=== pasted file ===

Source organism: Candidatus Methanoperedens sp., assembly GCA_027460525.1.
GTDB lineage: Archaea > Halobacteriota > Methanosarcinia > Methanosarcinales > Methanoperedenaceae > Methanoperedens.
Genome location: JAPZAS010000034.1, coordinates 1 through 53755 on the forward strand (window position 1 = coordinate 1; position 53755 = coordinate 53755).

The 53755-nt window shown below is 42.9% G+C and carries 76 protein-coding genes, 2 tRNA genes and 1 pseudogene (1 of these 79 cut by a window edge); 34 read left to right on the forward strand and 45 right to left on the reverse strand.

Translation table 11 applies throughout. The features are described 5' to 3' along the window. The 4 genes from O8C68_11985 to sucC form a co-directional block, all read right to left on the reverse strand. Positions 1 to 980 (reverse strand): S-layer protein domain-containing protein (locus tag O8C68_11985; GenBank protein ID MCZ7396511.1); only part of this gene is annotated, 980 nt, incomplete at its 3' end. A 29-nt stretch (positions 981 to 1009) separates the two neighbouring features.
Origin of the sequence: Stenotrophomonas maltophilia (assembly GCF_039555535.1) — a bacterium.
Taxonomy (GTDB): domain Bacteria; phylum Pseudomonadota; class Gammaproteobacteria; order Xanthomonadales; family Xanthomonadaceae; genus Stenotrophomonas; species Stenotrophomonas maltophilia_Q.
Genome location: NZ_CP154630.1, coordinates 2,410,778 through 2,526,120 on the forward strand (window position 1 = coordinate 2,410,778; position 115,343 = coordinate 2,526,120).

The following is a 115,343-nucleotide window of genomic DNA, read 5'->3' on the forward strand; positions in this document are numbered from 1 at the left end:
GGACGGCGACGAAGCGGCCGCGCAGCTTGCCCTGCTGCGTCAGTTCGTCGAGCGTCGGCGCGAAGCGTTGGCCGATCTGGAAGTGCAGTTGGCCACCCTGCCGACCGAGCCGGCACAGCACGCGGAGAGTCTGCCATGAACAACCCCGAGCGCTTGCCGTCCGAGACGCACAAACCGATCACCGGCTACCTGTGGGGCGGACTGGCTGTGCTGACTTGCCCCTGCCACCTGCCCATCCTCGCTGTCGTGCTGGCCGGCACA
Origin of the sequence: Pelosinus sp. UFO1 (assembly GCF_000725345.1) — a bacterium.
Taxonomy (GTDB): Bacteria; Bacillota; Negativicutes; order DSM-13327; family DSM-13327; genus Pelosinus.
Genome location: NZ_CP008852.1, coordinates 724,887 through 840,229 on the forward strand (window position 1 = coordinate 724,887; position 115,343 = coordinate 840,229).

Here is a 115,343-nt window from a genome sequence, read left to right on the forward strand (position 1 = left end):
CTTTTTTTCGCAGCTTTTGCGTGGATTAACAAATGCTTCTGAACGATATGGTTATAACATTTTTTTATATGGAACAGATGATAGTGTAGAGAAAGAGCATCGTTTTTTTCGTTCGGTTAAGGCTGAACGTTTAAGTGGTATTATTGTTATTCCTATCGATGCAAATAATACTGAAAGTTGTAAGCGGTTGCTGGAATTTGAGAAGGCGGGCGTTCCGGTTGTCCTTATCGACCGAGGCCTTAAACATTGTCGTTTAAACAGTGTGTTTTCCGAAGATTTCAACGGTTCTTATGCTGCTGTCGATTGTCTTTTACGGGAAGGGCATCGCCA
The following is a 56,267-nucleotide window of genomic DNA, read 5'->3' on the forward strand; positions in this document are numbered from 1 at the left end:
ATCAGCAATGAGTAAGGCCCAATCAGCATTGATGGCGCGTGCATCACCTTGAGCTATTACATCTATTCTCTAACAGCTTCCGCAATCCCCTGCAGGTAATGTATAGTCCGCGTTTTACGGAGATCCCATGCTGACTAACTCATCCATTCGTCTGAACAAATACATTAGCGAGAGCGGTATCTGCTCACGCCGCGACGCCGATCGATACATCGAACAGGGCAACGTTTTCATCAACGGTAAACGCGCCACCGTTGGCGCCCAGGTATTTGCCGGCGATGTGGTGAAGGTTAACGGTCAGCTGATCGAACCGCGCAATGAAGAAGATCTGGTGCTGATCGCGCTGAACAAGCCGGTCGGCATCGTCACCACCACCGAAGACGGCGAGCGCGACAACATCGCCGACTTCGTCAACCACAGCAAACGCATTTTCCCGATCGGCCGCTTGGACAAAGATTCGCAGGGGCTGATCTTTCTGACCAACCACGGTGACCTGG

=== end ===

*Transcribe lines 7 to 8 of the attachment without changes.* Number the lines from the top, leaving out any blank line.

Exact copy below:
Taxonomy (GTDB): domain Bacteria; phylum Pseudomonadota; class Gammaproteobacteria; order Xanthomonadales; family Xanthomonadaceae; genus Stenotrophomonas; species Stenotrophomonas maltophilia_Q.
Genome location: NZ_CP154630.1, coordinates 2,410,778 through 2,526,120 on the forward strand (window position 1 = coordinate 2,410,778; position 115,343 = coordinate 2,526,120).